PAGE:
The EIIS: The Shining Star Amongst A Sea Of Faded Tax Reliefs

Author:Mr Shane O'Donovan
Profession:PKF O’Connor, Leddy & Holmes Limited

In this article, Shane O'Donovan ACA, AITI, Tax Manager with PKF O'Connor, Leddy & Holmes, talks about how you can obtain tax relief through the EIIS.

Over the past eight years we've seen a number of tax reliefs abolished and the attractiveness of many other tax reliefs being limited by the high earners restriction. One of the few tax reliefs that remains is the Employment and Investment Incentive Scheme ("EIIS"). The EIIS was introduced by Finance Act 2011 and replaced the Business Expansion Scheme which had been in operation since 1984.

The EIIS is designed to encourage investment by individuals in small- and medium-sized companies. The EIIS allows an individual investor to obtain income tax relief on investments up to a maximum of €150,000 per annum in each tax year up to 2020. Individuals will qualify for EIIS relief if they subscribe for eligible shares in a qualifying company. Tax relief is given by means of a deduction from the qualifying individual's total income. Individuals will get relief as follows:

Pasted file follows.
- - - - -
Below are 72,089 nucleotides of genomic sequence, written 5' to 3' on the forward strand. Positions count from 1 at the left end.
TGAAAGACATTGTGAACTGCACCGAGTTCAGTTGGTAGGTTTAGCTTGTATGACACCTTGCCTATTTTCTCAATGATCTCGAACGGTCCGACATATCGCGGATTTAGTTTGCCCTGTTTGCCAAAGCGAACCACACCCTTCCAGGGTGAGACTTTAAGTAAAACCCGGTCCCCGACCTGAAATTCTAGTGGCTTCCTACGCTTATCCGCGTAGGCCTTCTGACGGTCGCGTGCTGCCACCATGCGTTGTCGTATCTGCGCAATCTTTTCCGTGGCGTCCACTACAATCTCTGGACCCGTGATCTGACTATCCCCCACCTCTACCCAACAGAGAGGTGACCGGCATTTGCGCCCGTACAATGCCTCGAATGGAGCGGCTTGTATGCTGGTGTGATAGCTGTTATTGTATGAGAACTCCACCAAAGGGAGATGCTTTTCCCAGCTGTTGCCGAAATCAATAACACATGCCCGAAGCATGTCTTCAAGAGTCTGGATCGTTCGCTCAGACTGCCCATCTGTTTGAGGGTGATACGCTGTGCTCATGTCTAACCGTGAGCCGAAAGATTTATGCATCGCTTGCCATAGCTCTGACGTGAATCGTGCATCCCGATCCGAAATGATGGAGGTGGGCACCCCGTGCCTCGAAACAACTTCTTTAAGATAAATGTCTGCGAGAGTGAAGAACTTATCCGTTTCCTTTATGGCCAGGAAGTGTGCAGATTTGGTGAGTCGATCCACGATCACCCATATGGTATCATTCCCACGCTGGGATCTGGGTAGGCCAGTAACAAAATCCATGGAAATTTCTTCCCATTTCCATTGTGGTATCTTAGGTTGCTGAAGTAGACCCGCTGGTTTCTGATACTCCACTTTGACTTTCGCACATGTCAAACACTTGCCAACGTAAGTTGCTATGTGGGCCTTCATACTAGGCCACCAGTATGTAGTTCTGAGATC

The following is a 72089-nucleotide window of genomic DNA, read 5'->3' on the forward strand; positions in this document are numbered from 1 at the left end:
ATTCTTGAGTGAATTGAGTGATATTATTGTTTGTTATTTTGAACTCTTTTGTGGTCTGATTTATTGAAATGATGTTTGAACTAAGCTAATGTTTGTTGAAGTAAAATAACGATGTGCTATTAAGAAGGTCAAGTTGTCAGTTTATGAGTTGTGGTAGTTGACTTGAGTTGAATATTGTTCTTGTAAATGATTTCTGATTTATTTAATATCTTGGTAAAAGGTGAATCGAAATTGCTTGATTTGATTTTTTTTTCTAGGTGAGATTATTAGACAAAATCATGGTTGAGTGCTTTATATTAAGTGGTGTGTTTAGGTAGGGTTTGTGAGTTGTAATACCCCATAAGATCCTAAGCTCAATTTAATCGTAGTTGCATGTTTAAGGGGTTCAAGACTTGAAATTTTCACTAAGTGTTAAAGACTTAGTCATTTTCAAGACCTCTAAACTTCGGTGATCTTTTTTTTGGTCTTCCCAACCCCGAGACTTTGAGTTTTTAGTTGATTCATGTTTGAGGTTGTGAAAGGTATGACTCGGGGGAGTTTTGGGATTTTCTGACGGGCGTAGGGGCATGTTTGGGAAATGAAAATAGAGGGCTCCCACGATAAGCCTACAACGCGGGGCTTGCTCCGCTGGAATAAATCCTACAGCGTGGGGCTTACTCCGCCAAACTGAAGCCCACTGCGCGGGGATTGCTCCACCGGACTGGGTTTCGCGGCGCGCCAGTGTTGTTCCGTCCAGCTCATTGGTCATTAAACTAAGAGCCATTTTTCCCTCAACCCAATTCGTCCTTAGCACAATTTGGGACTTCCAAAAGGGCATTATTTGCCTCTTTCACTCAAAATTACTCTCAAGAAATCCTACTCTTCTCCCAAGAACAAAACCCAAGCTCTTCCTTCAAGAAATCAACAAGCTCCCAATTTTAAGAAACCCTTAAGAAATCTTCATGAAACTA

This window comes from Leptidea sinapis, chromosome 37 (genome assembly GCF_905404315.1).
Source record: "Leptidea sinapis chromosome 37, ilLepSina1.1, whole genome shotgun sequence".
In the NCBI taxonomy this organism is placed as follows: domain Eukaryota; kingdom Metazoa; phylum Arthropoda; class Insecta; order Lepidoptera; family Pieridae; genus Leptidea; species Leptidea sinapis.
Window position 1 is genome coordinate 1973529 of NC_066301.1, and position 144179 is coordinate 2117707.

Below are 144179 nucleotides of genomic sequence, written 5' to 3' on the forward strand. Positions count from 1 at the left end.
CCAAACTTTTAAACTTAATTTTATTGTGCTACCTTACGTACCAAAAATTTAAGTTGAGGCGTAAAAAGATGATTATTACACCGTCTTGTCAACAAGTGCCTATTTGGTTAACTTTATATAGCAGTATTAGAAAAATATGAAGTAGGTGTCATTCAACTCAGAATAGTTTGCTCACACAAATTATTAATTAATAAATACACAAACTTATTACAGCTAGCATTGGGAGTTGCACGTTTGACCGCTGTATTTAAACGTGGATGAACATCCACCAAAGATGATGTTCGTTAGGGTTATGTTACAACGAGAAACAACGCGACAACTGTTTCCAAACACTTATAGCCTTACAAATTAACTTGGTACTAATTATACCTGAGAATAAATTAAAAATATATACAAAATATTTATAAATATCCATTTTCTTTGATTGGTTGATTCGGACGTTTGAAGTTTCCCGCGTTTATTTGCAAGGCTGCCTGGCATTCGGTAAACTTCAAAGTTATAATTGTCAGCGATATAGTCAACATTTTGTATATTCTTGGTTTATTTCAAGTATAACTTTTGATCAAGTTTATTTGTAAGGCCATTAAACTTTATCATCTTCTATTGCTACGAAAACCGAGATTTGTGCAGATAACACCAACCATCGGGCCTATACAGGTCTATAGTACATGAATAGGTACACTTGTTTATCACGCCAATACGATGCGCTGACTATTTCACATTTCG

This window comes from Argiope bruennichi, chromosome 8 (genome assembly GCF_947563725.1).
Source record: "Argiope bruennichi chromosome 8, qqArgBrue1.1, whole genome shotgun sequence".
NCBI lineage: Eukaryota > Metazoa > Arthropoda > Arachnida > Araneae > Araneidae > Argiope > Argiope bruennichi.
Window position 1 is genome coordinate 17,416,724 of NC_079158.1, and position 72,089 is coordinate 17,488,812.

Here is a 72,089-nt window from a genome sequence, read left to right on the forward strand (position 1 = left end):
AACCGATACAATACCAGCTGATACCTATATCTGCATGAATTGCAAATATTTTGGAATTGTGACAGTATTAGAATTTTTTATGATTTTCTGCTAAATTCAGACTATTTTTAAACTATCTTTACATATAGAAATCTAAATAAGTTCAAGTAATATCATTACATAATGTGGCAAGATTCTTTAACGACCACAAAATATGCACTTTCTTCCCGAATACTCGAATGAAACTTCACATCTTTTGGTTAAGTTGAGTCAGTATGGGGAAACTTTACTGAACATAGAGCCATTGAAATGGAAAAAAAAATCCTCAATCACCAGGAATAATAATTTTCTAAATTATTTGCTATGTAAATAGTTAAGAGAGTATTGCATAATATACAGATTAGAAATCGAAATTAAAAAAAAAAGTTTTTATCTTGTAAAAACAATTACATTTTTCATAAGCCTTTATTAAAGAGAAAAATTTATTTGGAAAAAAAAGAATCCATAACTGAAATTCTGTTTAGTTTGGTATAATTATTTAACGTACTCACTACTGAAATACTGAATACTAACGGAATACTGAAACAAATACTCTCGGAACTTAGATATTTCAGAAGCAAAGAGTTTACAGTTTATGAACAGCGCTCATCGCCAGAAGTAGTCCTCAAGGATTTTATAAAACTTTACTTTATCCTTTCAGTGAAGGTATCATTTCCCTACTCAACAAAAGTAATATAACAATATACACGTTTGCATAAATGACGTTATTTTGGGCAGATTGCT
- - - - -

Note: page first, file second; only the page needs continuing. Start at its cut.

30% in the year of assessment, and a further 10% will be available where the company's employment levels have increased at the end of a period of three years from the investment or where evidence is provided that the company used the capital raised for expenditure on research and development. At the end of the four-year holding period, it is possible for the investor to receive their initial investment back, provided the company has sufficient funds to repurchase the shares issued to the investor.

The benefits of the EIIS are illustrated in Table 1:

This scheme is available to the majority of small-and medium-sized trading companies, including pharmacies. Companies must use the equity raised for the purpose of carrying on relevant trading activities.

An individual cannot avail of the relief if they are connected with the qualifying company at any time during the specified period. Broadly, the specified period is a period of two years before the date on which the shares are issued and ending three years after the issue of the shares. An individual is connected to a company if the individual (or an associate of the individual) is:

a partner of the company; or a director or employee of the company who, during the period of three years after the date on which the eligible shares were issued, receives or becomes entitled to receive any payment from the company that is not on an arm's-length basis. In addition, an individual will be...

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